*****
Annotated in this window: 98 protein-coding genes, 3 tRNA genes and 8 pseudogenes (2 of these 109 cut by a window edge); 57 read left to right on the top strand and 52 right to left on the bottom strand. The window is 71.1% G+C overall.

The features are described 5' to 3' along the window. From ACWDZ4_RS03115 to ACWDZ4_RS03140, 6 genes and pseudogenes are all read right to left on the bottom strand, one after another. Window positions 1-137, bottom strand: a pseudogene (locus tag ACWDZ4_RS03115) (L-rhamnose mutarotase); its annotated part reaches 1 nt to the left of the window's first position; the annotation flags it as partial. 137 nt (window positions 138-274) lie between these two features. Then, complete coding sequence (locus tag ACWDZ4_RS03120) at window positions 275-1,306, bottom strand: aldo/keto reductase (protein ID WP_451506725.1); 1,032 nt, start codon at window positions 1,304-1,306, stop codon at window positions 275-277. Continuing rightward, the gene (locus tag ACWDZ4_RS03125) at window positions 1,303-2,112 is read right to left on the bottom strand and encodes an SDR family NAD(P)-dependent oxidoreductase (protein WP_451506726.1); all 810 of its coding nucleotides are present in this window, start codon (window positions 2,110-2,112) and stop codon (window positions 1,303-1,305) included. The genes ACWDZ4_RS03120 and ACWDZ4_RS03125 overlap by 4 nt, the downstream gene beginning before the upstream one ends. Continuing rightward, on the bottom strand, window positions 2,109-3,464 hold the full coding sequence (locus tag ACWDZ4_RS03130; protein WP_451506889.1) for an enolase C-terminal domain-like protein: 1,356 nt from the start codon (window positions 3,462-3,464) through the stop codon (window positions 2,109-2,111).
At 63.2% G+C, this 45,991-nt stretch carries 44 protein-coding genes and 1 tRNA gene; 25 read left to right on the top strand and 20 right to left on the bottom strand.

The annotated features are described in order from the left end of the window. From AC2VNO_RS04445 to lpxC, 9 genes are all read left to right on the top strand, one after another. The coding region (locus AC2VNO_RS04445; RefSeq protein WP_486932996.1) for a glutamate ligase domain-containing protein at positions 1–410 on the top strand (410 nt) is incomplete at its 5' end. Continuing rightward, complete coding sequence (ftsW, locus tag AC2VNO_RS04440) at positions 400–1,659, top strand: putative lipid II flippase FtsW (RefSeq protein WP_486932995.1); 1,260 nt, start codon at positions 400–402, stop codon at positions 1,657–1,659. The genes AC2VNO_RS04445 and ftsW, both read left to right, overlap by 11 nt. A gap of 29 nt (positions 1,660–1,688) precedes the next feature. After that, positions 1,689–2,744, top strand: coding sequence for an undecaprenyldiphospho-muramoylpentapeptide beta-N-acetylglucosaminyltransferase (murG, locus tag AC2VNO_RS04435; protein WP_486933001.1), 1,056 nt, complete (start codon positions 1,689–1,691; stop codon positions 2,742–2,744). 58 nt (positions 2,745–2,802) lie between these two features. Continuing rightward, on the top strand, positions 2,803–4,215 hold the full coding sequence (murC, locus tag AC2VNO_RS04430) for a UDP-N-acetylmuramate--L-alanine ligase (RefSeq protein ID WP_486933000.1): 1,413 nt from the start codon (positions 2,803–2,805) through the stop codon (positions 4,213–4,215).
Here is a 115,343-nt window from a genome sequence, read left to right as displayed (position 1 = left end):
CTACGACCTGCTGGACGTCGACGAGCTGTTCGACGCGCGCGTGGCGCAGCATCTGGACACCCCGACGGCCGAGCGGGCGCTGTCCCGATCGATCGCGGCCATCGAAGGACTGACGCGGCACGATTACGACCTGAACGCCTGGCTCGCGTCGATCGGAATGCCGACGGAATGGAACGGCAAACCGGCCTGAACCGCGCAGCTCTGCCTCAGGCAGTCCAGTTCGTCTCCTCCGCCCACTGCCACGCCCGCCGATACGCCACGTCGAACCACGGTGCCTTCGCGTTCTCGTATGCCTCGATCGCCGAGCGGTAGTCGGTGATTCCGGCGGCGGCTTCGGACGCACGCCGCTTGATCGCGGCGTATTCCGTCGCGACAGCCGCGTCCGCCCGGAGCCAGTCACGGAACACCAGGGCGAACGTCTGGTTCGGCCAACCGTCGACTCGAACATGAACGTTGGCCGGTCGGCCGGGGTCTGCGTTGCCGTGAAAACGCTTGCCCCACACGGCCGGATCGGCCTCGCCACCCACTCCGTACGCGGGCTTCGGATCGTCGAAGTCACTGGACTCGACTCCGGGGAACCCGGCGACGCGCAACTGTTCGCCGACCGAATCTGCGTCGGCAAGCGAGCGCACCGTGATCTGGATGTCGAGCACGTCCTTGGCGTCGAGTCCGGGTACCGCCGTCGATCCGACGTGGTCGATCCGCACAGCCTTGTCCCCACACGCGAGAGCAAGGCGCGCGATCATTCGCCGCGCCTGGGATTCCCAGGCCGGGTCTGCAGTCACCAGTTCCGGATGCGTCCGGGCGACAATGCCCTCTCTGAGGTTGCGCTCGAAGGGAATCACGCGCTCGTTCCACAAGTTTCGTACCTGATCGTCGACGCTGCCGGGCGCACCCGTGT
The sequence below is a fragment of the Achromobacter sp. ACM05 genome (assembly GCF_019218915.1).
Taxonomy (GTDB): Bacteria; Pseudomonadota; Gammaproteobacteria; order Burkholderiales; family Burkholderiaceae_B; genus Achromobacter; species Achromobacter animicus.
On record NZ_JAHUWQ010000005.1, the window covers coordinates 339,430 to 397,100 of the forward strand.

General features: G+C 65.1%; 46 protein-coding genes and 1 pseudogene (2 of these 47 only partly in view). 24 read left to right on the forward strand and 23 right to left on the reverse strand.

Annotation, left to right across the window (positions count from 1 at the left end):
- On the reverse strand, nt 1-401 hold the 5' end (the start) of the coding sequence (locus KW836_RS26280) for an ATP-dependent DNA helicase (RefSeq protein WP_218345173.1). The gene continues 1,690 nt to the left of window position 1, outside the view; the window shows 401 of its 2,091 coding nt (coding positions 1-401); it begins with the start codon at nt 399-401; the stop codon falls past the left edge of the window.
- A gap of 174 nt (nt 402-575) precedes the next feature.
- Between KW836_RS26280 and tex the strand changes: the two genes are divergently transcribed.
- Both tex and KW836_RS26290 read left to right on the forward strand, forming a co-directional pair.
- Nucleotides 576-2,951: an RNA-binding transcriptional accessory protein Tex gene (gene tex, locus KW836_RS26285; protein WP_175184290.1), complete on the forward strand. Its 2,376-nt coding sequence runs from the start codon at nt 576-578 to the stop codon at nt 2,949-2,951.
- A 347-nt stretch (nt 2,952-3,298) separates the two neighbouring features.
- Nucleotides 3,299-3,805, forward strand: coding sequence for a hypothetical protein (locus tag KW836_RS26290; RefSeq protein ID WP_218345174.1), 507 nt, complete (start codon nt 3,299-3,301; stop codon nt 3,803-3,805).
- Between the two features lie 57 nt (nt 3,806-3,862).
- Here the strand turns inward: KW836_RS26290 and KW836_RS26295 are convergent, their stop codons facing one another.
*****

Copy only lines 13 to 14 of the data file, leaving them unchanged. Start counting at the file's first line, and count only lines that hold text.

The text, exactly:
- A gap of 174 nt (nt 402-575) precedes the next feature.
- Between KW836_RS26280 and tex the strand changes: the two genes are divergently transcribed.